Prowler wrote:most people have no idea about Japanese politics.

FTFY.

Coverage of foreign politics is terrible in this country. As you say, it only makes the news when there's some kind of dust-up and it's presented with minimal background. I'm not sure the average USAmerican could even name all the Axis powers. They have some notion of what happened in the European theatre since we still love making movies about it, but all they know about the Pacific theatre is Pearl Harbor. So, yeah, the whole legacy of Japanese colonialism is something they're entirely ignorant of.

Re: Random Culture Thread

Posted: 2019-05-12, 20:14
by Prowler
Tbh Japanese politics are mostly internal and aren't really affected by what goes on what we've been seeing in USA and Europe in the past few years. Japanese politics seem kind of boring and lacking in colourful characters. Plus, Japan is a country that, despite its massive worldwide cultural influence doesn't have much political influence outside of Japan, so it makes sense people generally won't know much about that side of Japan. Which kind of contributes to a lot of people only seeing the good side of Japan.

The worst I generally read/hear people say about Japan is when they talk about its stressful society.

And I'm surprised you say that. I've always had the sensation that Americans are alongside the English the people/nation with the biggest WW2 complex in the world. A lot of people from those two countries like to brag about winning the war, almost as if it was their own personal achievement. I do notice a lot of Americans, in particular, tend to forget about the contributions by the USSR, the UK and Canada. Honestly, I do feel like most of the world either forgets or is unaware that Canada was in WW2.

Re: Random Culture Thread

Posted: 2019-05-13, 16:40
by linguoboy
Prowler wrote:And I'm surprised you say that. I've always had the sensation that Americans are alongside the English the people/nation with the biggest WW2 complex in the world. A lot of people from those two countries like to brag about winning the war, almost as if it was their own personal achievement. I do notice a lot of Americans, in particular, tend to forget about the contributions by the USSR, the UK and Canada. Honestly, I do feel like most of the world either forgets or is unaware that Canada was in WW2.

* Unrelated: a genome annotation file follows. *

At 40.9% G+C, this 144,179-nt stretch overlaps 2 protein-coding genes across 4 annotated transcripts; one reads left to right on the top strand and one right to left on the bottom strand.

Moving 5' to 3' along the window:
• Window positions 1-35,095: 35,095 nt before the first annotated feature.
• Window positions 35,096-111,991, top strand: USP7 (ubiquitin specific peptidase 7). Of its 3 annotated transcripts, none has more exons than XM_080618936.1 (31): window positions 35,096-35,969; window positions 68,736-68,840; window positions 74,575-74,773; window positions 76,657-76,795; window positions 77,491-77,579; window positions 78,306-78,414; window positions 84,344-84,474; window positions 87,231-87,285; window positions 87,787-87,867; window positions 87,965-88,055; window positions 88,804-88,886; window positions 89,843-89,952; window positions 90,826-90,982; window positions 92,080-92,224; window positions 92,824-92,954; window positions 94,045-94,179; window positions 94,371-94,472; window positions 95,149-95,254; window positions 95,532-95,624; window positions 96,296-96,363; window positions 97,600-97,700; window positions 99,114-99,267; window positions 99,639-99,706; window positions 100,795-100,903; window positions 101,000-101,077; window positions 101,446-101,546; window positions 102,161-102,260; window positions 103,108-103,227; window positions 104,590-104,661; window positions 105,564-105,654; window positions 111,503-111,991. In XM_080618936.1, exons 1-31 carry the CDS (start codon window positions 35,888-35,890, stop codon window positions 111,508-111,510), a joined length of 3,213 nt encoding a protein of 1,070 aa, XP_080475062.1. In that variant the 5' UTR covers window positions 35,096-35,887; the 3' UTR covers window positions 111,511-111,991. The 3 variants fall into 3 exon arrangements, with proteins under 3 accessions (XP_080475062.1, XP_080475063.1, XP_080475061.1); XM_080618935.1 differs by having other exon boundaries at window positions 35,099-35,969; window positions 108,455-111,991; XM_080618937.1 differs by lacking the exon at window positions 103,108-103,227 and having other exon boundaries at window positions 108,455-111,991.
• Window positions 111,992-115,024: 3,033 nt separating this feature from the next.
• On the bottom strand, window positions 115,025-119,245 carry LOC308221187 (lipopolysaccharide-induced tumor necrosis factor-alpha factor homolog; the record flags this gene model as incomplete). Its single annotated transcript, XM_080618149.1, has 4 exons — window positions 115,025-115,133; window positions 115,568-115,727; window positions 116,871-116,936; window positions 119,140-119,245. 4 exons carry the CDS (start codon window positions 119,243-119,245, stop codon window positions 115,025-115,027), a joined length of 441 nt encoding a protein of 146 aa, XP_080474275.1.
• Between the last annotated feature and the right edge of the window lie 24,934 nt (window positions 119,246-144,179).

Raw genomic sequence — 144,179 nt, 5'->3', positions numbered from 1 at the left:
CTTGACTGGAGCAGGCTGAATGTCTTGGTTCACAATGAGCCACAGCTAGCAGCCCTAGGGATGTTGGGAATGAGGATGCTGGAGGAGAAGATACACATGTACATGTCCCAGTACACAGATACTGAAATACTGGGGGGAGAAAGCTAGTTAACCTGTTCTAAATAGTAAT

As Americans prove on a regular basis, you don't need to know much about something to brag about your contribution. "You'd all be speaking German if it wasn't for us!" is just a boast we've been taught to say whenever Europeans annoy us without any real understanding of what lies behind it.

I genuinely wonder how many USAmericans could state confidently that Russia and China were our allies in World War II. Our general ignorance of history means we typically project current conflicts much further back into the past than is warranted (e.g. "Jews and Muslims have always been fighting").

Re: Random Culture Thread

Posted: 2019-05-13, 19:37
by Prowler
linguoboy wrote:
Prowler wrote:And I'm surprised you say that. I've always had the sensation that Americans are alongside the English the people/nation with the biggest WW2 complex in the world. A lot of people from those two countries like to brag about winning the war, almost as if it was their own personal achievement. I do notice a lot of Americans, in particular, tend to forget about the contributions by the USSR, the UK and Canada. Honestly, I do feel like most of the world either forgets or is unaware that Canada was in WW2.

As Americans prove on a regular basis, you don't need to know much about something to brag about your contribution. "You'd all be speaking German if it wasn't for us!" is just a boast we've been taught to say whenever Europeans annoy us without any real understanding of what lies behind it.

I genuinely wonder how many USAmericans could state confidently that Russia and China were our allies in World War II. Our general ignorance of history means we typically project current conflicts much further back into the past than is warranted (e.g. "Jews and Muslims have always been fighting").

It would be fine if Americans just stuck to taking credit for the Pacific theatre and for defeating Japan. But ignoring the fact that USSR did the most to kill German troops is just... although you could say that they wouldn't have done it without American financed weapons and tanks. But still, by the time the US troops landed in Normandy Germany wasn't exactly at the top of its game anymore.

Also, it's one thing if some Americans talk about liberating France or Italy, but the worst is when they forget that some countries were neutral in WW2 or that "Hitler would have gotten to them eventually because he did not respect the neutrality of countries like the Netherlands and Belgium".

A lot of people also conveniently ignore the fact that USA originally didn't seem to want to get involved in the war and only got into it after Pearl Harbour. If the Japanese had never done that crazy and stupid act... well maybe USA would have joined in eventually but certainly not at that time. After WW1 USA was already a pretty powerful country. Not THE superpower like after WW2, but it was already a big deal, so to speak. It had investments in Europe and probably cared what happened in Europe to some degree. SO they might have gotten involved in the war sooner or later. And an interesting scenario now: What if Nazi Germany and USA had made some sort of deal and became allies due to seeing an enemy in the USSR?